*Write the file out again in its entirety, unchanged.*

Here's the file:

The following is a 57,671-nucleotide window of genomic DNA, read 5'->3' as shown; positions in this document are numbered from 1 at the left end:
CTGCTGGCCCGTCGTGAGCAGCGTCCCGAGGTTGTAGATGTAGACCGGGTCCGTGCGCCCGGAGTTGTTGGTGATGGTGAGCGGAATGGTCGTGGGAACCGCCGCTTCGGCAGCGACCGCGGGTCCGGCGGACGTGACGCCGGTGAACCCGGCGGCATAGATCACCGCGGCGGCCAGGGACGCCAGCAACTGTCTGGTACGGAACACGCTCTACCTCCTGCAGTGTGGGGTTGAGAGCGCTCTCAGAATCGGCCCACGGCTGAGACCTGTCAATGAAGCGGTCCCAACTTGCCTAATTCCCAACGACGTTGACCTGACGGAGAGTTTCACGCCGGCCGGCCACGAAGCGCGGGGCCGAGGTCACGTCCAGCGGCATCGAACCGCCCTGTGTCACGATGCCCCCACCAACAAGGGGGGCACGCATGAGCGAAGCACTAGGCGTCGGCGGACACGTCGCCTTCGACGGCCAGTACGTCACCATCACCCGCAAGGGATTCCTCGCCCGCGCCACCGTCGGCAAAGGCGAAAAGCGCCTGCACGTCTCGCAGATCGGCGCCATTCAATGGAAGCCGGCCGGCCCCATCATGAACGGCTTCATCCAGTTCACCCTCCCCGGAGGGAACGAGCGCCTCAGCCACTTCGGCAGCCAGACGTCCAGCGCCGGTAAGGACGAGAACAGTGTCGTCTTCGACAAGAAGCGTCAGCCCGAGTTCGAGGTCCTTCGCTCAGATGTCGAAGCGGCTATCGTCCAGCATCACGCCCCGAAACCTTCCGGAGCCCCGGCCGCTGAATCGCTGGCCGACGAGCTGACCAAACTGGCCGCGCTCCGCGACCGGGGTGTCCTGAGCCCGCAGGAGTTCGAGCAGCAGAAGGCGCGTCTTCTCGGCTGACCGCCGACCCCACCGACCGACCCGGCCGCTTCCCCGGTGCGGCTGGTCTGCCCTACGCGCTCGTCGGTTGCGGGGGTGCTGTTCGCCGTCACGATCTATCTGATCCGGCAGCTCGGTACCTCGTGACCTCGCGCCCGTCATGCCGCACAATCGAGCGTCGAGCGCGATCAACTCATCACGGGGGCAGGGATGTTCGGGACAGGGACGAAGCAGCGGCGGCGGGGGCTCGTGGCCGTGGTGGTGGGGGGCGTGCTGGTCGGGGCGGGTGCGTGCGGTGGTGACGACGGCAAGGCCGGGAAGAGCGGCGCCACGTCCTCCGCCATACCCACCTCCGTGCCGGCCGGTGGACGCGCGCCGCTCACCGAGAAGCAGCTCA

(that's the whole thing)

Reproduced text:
The following is a 57,671-nucleotide window of genomic DNA, read 5'->3' as shown; positions in this document are numbered from 1 at the left end:
CTGCTGGCCCGTCGTGAGCAGCGTCCCGAGGTTGTAGATGTAGACCGGGTCCGTGCGCCCGGAGTTGTTGGTGATGGTGAGCGGAATGGTCGTGGGAACCGCCGCTTCGGCAGCGACCGCGGGTCCGGCGGACGTGACGCCGGTGAACCCGGCGGCATAGATCACCGCGGCGGCCAGGGACGCCAGCAACTGTCTGGTACGGAACACGCTCTACCTCCTGCAGTGTGGGGTTGAGAGCGCTCTCAGAATCGGCCCACGGCTGAGACCTGTCAATGAAGCGGTCCCAACTTGCCTAATTCCCAACGACGTTGACCTGACGGAGAGTTTCACGCCGGCCGGCCACGAAGCGCGGGGCCGAGGTCACGTCCAGCGGCATCGAACCGCCCTGTGTCACGATGCCCCCACCAACAAGGGGGGCACGCATGAGCGAAGCACTAGGCGTCGGCGGACACGTCGCCTTCGACGGCCAGTACGTCACCATCACCCGCAAGGGATTCCTCGCCCGCGCCACCGTCGGCAAAGGCGAAAAGCGCCTGCACGTCTCGCAGATCGGCGCCATTCAATGGAAGCCGGCCGGCCCCATCATGAACGGCTTCATCCAGTTCACCCTCCCCGGAGGGAACGAGCGCCTCAGCCACTTCGGCAGCCAGACGTCCAGCGCCGGTAAGGACGAGAACAGTGTCGTCTTCGACAAGAAGCGTCAGCCCGAGTTCGAGGTCCTTCGCTCAGATGTCGAAGCGGCTATCGTCCAGCATCACGCCCCGAAACCTTCCGGAGCCCCGGCCGCTGAATCGCTGGCCGACGAGCTGACCAAACTGGCCGCGCTCCGCGACCGGGGTGTCCTGAGCCCGCAGGAGTTCGAGCAGCAGAAGGCGCGTCTTCTCGGCTGACCGCCGACCCCACCGACCGACCCGGCCGCTTCCCCGGTGCGGCTGGTCTGCCCTACGCGCTCGTCGGTTGCGGGGGTGCTGTTCGCCGTCACGATCTATCTGATCCGGCAGCTCGGTACCTCGTGACCTCGCGCCCGTCATGCCGCACAATCGAGCGTCGAGCGCGATCAACTCATCACGGGGGCAGGGATGTTCGGGACAGGGACGAAGCAGCGGCGGCGGGGGCTCGTGGCCGTGGTGGTGGGGGGCGTGCTGGTCGGGGCGGGTGCGTGCGGTGGTGACGACGGCAAGGCCGGGAAGAGCGGCGCCACGTCCTCCGCCATACCCACCTCCGTGCCGGCCGGTGGACGCGCGCCGCTCACCGAGAAGCAGCTCA